Central Asia, India, Mughal, ca. 18th century CE. A gorgeous and sizable gunpowder flask formed from a hollowed-out nautilus shell. The spiraled shell body has a tight coil in the center and a wide mouth which houses a tall decorative shoulder. Small panels of mother-of-pearl are applied around the upper cylindrical portion, with nineteen around the lower register, forty-eight interlocking triangular panels as well as ten thin rectangular panels on the upper register, and fifty-four panels of varying shapes and sizes surrounding the conical pouring spout. The mother-of-pearl panels emit a fabulous iridescence which is a preeminent characteristic of this flask style. The spout is plugged with a circular copper stopper attached to a slender chain leading down to a thick copper ring. Known as a "barutdan," this is certainly a beautiful means of keeping one's gunpowder dry! Size: 5.75" W x 7" H (14.6 cm x 17.8 cm).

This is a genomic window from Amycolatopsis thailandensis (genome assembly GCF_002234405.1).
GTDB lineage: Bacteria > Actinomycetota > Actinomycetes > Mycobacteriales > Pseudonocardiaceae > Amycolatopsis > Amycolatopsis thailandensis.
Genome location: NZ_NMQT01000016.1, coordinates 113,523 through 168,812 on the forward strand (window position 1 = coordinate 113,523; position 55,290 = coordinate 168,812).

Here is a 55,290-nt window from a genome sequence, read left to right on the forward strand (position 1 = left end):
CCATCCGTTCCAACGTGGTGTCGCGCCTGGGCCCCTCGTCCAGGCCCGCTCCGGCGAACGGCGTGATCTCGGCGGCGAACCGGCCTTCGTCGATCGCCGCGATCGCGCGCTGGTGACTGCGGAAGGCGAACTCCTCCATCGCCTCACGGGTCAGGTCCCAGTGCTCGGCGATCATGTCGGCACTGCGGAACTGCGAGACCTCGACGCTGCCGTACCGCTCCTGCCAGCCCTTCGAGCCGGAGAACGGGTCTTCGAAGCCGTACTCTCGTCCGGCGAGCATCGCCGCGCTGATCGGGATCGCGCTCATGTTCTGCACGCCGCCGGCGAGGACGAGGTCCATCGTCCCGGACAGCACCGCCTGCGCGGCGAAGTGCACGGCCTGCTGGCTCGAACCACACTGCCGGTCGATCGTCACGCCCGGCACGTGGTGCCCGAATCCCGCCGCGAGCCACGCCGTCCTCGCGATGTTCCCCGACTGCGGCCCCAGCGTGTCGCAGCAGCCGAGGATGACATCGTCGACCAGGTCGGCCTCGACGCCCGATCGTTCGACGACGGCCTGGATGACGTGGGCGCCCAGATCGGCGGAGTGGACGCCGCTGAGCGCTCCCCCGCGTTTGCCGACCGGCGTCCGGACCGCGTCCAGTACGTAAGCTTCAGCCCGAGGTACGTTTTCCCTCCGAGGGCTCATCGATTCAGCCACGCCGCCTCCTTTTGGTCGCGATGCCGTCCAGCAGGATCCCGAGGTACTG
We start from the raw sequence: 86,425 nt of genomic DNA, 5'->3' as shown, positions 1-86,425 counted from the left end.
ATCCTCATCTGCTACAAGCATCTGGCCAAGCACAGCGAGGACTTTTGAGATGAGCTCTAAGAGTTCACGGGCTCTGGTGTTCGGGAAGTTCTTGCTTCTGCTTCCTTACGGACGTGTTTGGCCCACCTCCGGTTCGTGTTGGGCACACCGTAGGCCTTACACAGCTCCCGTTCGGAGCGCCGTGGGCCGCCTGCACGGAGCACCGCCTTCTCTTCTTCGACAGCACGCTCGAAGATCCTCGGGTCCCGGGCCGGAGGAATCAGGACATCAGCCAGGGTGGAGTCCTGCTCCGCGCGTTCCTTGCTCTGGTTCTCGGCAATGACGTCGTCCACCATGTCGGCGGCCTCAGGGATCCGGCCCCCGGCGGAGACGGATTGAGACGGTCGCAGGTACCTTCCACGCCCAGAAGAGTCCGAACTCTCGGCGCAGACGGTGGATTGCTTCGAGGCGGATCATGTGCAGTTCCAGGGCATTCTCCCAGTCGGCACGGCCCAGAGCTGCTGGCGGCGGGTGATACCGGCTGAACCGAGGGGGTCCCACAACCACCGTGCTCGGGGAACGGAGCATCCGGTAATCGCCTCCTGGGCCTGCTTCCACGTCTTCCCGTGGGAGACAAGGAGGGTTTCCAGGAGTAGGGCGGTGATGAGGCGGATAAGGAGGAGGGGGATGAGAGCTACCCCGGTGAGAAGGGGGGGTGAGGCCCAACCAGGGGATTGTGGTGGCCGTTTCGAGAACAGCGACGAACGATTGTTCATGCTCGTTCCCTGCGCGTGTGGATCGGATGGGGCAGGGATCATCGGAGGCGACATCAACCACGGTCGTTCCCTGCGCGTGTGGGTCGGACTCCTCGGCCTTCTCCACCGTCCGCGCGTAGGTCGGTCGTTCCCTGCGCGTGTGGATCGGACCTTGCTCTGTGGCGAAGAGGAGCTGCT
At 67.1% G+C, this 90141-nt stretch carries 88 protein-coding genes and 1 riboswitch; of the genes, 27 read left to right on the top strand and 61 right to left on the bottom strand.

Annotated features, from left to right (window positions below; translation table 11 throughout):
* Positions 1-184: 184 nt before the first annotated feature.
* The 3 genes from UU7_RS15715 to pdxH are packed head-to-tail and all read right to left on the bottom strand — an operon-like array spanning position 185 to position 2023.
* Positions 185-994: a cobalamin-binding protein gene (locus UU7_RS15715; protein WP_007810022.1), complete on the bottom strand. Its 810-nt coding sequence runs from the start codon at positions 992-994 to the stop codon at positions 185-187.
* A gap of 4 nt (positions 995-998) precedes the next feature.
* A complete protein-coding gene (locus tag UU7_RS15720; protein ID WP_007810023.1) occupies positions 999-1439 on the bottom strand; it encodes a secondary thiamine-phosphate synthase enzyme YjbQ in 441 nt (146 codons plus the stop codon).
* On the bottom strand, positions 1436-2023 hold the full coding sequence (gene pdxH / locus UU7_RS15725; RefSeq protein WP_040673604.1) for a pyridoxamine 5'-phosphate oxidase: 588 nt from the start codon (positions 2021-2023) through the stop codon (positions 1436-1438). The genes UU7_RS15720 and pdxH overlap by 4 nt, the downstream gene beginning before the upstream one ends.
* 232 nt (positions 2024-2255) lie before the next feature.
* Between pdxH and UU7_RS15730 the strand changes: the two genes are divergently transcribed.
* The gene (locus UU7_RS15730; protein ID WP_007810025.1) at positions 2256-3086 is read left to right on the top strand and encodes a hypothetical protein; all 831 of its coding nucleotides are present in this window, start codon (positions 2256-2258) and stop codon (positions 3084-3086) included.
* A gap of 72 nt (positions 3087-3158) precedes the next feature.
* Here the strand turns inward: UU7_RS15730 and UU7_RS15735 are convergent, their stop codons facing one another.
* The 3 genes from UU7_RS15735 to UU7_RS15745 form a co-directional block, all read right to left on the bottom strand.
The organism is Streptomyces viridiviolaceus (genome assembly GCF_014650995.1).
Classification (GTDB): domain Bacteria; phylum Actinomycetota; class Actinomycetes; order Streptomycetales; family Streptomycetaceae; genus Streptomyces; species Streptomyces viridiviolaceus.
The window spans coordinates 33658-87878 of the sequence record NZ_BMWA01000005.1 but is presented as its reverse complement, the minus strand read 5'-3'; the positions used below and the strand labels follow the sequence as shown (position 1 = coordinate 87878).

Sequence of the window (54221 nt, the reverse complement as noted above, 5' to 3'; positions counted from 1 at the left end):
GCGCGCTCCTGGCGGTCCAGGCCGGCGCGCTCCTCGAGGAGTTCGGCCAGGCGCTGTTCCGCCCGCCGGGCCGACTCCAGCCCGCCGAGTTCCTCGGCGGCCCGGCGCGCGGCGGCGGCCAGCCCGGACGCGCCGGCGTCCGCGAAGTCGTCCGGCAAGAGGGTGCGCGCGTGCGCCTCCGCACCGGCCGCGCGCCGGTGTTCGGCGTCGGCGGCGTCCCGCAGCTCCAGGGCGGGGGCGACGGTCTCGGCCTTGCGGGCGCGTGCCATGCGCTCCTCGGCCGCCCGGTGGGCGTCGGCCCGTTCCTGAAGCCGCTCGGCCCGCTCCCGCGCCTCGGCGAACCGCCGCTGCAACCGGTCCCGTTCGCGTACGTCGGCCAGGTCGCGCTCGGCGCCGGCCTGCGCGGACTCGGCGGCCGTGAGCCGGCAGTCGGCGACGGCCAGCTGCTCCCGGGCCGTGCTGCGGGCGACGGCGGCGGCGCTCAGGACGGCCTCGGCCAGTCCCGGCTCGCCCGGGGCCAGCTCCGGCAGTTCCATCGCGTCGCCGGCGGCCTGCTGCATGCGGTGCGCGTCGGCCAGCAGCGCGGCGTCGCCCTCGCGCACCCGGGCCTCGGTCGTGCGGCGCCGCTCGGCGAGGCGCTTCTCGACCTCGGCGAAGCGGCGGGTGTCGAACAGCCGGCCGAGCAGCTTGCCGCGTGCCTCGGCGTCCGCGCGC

Provenance: private San Francisco, California, USA collection
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